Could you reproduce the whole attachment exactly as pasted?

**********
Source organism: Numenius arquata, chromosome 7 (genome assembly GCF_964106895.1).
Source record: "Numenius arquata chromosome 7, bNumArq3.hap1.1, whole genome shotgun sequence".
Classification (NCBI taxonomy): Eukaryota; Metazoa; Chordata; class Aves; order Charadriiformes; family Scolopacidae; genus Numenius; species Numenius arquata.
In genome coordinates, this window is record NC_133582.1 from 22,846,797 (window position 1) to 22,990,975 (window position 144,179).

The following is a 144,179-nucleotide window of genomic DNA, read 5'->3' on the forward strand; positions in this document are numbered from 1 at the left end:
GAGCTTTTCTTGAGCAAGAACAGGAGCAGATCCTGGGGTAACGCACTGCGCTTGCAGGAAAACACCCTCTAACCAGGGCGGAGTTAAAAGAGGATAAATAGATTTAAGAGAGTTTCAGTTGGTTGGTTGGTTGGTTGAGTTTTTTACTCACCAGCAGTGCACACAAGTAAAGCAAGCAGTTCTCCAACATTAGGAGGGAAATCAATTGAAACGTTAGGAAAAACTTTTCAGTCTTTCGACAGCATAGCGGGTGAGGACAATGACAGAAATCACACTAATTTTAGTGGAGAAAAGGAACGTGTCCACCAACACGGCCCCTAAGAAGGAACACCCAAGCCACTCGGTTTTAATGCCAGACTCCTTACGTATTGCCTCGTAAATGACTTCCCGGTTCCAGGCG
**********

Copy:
Source organism: Numenius arquata, chromosome 7 (genome assembly GCF_964106895.1).
Source record: "Numenius arquata chromosome 7, bNumArq3.hap1.1, whole genome shotgun sequence".
Classification (NCBI taxonomy): Eukaryota; Metazoa; Chordata; class Aves; order Charadriiformes; family Scolopacidae; genus Numenius; species Numenius arquata.
In genome coordinates, this window is record NC_133582.1 from 22,846,797 (window position 1) to 22,990,975 (window position 144,179).

The following is a 144,179-nucleotide window of genomic DNA, read 5'->3' on the forward strand; positions in this document are numbered from 1 at the left end:
GAGCTTTTCTTGAGCAAGAACAGGAGCAGATCCTGGGGTAACGCACTGCGCTTGCAGGAAAACACCCTCTAACCAGGGCGGAGTTAAAAGAGGATAAATAGATTTAAGAGAGTTTCAGTTGGTTGGTTGGTTGGTTGAGTTTTTTACTCACCAGCAGTGCACACAAGTAAAGCAAGCAGTTCTCCAACATTAGGAGGGAAATCAATTGAAACGTTAGGAAAAACTTTTCAGTCTTTCGACAGCATAGCGGGTGAGGACAATGACAGAAATCACACTAATTTTAGTGGAGAAAAGGAACGTGTCCACCAACACGGCCCCTAAGAAGGAACACCCAAGCCACTCGGTTTTAATGCCAGACTCCTTACGTATTGCCTCGTAAATGACTTCCCGGTTCCAGGCG